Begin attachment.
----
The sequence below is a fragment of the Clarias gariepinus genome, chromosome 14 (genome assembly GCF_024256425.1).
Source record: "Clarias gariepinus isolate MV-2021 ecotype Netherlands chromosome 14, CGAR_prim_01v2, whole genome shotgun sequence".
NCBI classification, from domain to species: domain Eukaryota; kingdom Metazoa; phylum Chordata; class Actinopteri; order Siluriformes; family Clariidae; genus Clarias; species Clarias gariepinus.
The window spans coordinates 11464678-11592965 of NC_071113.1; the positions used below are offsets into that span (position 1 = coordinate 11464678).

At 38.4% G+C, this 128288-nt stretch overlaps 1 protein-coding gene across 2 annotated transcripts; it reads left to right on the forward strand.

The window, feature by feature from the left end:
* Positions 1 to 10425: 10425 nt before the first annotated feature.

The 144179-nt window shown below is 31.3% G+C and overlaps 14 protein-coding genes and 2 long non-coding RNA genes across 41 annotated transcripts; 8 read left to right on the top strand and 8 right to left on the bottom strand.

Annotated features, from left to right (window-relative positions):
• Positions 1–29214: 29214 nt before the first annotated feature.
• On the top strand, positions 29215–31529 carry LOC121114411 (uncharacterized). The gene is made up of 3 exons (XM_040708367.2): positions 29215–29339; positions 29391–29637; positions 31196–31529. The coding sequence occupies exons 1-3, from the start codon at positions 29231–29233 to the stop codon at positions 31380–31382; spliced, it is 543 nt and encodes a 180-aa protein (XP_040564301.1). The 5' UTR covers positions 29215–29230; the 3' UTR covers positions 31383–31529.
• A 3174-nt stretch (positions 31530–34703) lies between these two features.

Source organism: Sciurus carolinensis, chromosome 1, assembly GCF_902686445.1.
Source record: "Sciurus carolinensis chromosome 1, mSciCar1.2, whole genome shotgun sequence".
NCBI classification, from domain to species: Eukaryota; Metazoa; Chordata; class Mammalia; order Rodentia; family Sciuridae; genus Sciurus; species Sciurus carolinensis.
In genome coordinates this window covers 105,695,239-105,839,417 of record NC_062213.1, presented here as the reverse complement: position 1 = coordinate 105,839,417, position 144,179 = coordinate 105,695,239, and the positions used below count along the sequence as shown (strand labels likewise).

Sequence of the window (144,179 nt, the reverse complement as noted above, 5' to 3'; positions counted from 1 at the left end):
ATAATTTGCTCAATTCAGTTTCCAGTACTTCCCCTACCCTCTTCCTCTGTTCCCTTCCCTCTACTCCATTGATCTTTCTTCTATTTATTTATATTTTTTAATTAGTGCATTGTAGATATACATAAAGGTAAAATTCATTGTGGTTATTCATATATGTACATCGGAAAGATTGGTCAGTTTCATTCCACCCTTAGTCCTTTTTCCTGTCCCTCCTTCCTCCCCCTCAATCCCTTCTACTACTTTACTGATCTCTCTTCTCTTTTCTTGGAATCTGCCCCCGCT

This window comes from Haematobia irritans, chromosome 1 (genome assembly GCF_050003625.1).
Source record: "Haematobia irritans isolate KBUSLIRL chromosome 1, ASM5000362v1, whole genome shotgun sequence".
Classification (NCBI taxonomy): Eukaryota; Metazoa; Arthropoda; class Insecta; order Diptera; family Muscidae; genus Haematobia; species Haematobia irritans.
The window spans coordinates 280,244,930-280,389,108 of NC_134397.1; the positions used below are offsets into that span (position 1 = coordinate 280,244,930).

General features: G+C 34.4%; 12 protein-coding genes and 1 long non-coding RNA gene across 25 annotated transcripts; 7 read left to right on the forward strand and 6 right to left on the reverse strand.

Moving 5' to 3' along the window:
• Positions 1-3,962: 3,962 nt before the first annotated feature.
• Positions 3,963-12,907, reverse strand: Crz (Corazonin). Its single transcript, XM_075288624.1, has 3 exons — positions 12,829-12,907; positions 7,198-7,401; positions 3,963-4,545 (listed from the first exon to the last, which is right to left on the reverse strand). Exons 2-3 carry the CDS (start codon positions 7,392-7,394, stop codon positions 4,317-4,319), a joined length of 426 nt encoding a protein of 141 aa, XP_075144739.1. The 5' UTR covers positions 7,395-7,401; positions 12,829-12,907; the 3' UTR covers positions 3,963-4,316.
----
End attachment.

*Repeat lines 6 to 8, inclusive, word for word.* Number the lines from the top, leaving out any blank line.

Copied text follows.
The window, feature by feature from the left end:
* Positions 1 to 10425: 10425 nt before the first annotated feature.

The 144179-nt window shown below is 31.3% G+C and overlaps 14 protein-coding genes and 2 long non-coding RNA genes across 41 annotated transcripts; 8 read left to right on the top strand and 8 right to left on the bottom strand.